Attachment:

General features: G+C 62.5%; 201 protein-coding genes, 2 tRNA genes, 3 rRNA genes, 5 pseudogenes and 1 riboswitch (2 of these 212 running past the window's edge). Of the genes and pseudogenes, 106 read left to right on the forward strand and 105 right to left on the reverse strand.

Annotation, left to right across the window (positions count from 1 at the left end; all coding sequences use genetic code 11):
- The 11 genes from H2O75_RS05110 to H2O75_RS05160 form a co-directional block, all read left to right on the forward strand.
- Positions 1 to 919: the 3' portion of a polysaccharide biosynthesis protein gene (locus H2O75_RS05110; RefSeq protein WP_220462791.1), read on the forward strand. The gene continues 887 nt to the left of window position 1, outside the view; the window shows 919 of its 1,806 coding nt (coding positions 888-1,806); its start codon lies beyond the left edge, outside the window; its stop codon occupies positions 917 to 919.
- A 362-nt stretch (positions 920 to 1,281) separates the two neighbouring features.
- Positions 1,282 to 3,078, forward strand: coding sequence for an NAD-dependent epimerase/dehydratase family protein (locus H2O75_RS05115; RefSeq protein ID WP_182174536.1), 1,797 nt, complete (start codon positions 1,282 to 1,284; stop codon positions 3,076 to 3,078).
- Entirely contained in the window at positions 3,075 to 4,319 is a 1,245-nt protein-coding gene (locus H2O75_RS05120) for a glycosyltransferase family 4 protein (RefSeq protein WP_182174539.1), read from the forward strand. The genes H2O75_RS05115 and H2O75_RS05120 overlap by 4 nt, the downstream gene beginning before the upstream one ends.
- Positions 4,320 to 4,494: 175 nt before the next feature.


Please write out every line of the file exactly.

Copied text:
General features: G+C 62.5%; 201 protein-coding genes, 2 tRNA genes, 3 rRNA genes, 5 pseudogenes and 1 riboswitch (2 of these 212 running past the window's edge). Of the genes and pseudogenes, 106 read left to right on the forward strand and 105 right to left on the reverse strand.

Annotation, left to right across the window (positions count from 1 at the left end; all coding sequences use genetic code 11):
- The 11 genes from H2O75_RS05110 to H2O75_RS05160 form a co-directional block, all read left to right on the forward strand.
- Positions 1 to 919: the 3' portion of a polysaccharide biosynthesis protein gene (locus H2O75_RS05110; RefSeq protein WP_220462791.1), read on the forward strand. The gene continues 887 nt to the left of window position 1, outside the view; the window shows 919 of its 1,806 coding nt (coding positions 888-1,806); its start codon lies beyond the left edge, outside the window; its stop codon occupies positions 917 to 919.
- A 362-nt stretch (positions 920 to 1,281) separates the two neighbouring features.
- Positions 1,282 to 3,078, forward strand: coding sequence for an NAD-dependent epimerase/dehydratase family protein (locus H2O75_RS05115; RefSeq protein ID WP_182174536.1), 1,797 nt, complete (start codon positions 1,282 to 1,284; stop codon positions 3,076 to 3,078).
- Entirely contained in the window at positions 3,075 to 4,319 is a 1,245-nt protein-coding gene (locus H2O75_RS05120) for a glycosyltransferase family 4 protein (RefSeq protein WP_182174539.1), read from the forward strand. The genes H2O75_RS05115 and H2O75_RS05120 overlap by 4 nt, the downstream gene beginning before the upstream one ends.
- Positions 4,320 to 4,494: 175 nt before the next feature.